The spring songbirds are lifting their voices in praise to their Creator this morning; they have deserted the feeder and are singing from the tree tops. Song of Solomon says it best, “For, lo, the winter is past, the rain is over and gone; The flowers appear on the earth; the time of the singing of birds is come, and the voice of the turtle (dove) is heard in our land; the fig tree putteth forth her green figs, and the vines with the tender grape give a good smell.” (Song of Solomon, Chapter 2:11-13)
We may not have fig trees, but Larry Taylor of Charleston reports that the azalea bushes have new leaves, and adds that, “The flowers will bloom again–spring is on its way.” I can hear Daddy singing once again, as he did at the beginning of each spring season, “Springtime is coming/Sweet lonesome little birdie/Your echo in the woodlands I hear.”
Spring seems sweeter and more welcome this year after the hard winter we have endured. Actually, it wasn’t that the winter was so harsh, it was the month of February. At the first little hint of spring, it makes the heart rejoice.
The wildlife here in the hills have had a hard time foraging for something to eat, but now the tender twigs and green plants will provide sustenance. The Lord takes care of the animals also. I found this scripture in Joel that reads, “Be not afraid, ye beasts of the field; for the pastures of the wilderness do spring, for the tree beareth her fruit, the fig tree and the vine do yield their strength.” (Joel 2:22)
Speaking of wildlife, we have another coon hunting tale that was sent in, and declared to be true. It came from Bob Abston of Idaho, whose young roots were in Campbells Creek. Here’s his tale, in his own words: “A cousin from New Jersey brought a coon hound to my Uncle Benny, who lived in White Star Holler. (There were three hollers there–White Star, Blue Star, and Red Star.) Uncle Benny said I could have the old dog if I would come and get him.
“My dad drove me to Blakeley and I told him that I would walk to Uncle Benny’s and get the dog and walk back through the mountains to Tad on Campbell’s Creek–over 20 miles, but I wanted that dog! It took me all day and by the time I got home I was too tired to hunt until the next evening.
The dog had a big scar across his nose and I was told it was where a coon had got him. I found out later that he got it from an old soup can that had been opened by a knife instead of a can opener. He was trying to eat out of it!
The big night arrived and Cousin Vince, friend Rondell and I headed up Graveyard Holler. Oh, by the way, there was one other thing they forgot to tell me–the dog was afraid of coons! Vince was in the front with a kerosene lantern, I was in the middle, and Rondell was in the back with an old 12 gauge pokestalk.
“About that time, the old dog smelled a coon and came to us with his tail tucked between his legs, and wouldn’t leave us. Just then, either a feral cat or a bobcat let out a squall that sent shivers up our spines. I jumped, and a blackberry vine caught me in the shoulder and came loose and slapped Rondell in the face and neck. He thought sure that the squalling creature had jumped on him and he let out scream that scared me and Vince half to death.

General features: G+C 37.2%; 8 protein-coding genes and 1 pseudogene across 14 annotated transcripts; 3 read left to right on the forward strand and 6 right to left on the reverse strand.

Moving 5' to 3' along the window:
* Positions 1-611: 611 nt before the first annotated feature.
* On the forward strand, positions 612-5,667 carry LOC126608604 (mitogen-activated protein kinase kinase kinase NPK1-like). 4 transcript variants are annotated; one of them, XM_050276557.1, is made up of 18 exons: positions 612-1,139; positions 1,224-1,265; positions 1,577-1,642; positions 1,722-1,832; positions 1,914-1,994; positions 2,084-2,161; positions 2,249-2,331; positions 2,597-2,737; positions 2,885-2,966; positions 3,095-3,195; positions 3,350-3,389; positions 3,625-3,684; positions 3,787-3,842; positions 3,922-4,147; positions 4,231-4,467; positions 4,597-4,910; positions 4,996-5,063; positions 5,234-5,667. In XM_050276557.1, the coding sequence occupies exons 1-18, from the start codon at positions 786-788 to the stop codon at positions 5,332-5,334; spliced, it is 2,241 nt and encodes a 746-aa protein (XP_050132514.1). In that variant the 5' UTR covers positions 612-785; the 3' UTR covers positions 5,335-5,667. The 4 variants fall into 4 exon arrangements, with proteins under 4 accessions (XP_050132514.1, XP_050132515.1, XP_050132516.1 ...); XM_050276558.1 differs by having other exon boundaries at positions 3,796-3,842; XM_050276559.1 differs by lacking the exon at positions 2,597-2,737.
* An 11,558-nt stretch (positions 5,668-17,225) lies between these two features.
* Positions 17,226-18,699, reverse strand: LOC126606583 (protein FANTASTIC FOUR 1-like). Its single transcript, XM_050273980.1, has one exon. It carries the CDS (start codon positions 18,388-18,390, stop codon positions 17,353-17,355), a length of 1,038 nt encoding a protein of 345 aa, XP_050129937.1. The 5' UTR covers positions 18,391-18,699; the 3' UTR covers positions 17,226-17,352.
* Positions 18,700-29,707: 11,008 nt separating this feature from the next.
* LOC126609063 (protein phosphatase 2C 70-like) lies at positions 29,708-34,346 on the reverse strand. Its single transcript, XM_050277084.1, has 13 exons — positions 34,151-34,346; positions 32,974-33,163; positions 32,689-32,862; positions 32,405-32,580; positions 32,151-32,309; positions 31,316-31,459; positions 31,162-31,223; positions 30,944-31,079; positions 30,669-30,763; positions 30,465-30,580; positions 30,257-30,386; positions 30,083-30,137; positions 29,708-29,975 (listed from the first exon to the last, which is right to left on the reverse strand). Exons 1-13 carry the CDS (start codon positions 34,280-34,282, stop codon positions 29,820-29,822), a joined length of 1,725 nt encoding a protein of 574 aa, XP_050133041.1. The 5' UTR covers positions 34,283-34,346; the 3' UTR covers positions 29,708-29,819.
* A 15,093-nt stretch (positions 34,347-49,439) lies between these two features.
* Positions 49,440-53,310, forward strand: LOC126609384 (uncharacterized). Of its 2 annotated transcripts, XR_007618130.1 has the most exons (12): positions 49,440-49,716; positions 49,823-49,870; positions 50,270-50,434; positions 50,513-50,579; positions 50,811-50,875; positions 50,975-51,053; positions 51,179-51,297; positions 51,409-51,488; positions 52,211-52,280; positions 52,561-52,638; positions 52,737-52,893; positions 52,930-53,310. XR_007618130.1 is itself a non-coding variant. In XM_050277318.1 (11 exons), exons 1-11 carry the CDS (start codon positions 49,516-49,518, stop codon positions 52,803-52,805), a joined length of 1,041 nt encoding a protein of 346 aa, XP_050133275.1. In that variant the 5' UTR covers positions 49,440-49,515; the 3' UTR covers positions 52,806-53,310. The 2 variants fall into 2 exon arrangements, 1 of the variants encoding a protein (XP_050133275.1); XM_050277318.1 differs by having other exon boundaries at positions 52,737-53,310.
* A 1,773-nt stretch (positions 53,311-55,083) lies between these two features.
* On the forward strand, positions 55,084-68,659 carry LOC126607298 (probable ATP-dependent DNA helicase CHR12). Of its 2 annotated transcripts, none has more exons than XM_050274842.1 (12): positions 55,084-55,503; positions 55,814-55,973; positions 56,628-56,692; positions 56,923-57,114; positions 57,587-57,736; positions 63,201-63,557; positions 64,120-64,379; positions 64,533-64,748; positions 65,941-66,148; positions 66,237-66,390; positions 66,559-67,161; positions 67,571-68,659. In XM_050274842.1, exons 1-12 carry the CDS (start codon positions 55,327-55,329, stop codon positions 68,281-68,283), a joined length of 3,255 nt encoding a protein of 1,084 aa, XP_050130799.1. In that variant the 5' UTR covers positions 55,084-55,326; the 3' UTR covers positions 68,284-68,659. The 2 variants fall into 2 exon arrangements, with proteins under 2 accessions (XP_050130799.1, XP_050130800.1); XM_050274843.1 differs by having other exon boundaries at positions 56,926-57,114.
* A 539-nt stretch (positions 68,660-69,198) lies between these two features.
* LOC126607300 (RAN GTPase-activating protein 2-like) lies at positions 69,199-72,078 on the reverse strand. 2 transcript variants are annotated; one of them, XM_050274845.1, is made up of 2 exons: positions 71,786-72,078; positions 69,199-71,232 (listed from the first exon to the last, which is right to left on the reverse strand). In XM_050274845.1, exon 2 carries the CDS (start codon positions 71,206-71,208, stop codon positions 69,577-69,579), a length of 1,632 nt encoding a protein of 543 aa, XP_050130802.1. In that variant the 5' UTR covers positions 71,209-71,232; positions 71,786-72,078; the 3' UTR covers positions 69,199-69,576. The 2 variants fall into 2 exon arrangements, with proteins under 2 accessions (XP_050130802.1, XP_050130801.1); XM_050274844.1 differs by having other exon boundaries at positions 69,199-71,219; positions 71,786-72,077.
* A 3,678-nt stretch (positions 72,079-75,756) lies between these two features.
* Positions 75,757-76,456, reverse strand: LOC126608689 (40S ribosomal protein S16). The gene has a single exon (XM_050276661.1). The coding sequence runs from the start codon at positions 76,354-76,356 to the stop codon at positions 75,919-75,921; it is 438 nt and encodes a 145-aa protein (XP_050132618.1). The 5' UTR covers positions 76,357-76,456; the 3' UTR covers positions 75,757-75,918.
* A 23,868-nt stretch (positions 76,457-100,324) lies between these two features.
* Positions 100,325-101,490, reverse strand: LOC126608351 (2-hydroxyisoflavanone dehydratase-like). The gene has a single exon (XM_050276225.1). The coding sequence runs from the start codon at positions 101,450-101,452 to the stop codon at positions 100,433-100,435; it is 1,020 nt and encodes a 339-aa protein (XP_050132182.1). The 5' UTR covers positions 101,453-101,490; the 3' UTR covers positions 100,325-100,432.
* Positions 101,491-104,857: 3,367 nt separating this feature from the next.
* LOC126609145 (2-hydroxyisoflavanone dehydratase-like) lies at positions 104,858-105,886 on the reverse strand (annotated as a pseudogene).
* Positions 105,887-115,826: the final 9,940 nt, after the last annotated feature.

“Vince and I took off running, and in the confusion Vince fell and broke the lantern. Three young boys got out of that holler (with no light) in record time.”
“The dog beat us back home.”
Bob added, “Sometimes I miss the hills of West Virginia. In my mind I can still go back to those nights when the humidity hung heavy and made for such good tracking. The dog I remember most was a little stray that came to our house. Cousin David named him Tarzan–he was going to name him Red Skelton, but he couldn’t spell it!”
That is why memories are so precious–you can go back and relive the good times in your mind and enjoy it all over again. It is good to let the bad times fade away into oblivion, and let the good memories shine brighter.
Don Norman of Elyria writes that he tried the recipe with angel food cake mix and crushed pineapple and pronounced it good. He said it didn’t cut well, but you can pull it apart with a fork. He also said that it was ‘way too much for one old man!
We had an inquiry about the word “catawampus” and wondered if I knew the meaning of it. Daddy used the word to describe something that was askew, or cater-cornered. (Only we said “catty-cornered.) The dictionary “Whistlin’ Dixie” gives another meaning as “a hobgoblin or fierce imaginary monster.” He also sent an old newspaper clipping describing a mysterious beast roaming the Maryland countryside, seeking what it may devour. They called the fearsome beast a “catawampus.”
The 80-year-old man who sent the clipping said the only time he heard the word was when he was about five or six years old (back in WV) he and his grandmother was going for a walk, and it was cold. She said, “Put on my catawampus.” He put on a sweater.
By William Wordsworth
“The cock is crowing,
The stream is flowing,
The small birds twitter,
The lake doth glitter,
The green field sleeps in the sun;
The oldest and youngest,
Are at work with the strongest;
The cattle are grazing,
Their heads never raising,
There are forty feeding like one!
Like an army defeated,
The snow hath retreated,
And now doth fare ill,
On the top of the hill;
The Plowboy is whooping-anon-anon:
There’s joy in the mountains,
There’s life in the fountains,
Small clouds are sailing,
Blue sky prevailing;
The rain is over and gone!
Cheryl Belcher is looking for a home remedy for hiccups for a friend. I’ve found that a spoonful of dry sugar will stop them on me. Anyone know of a good remedy?
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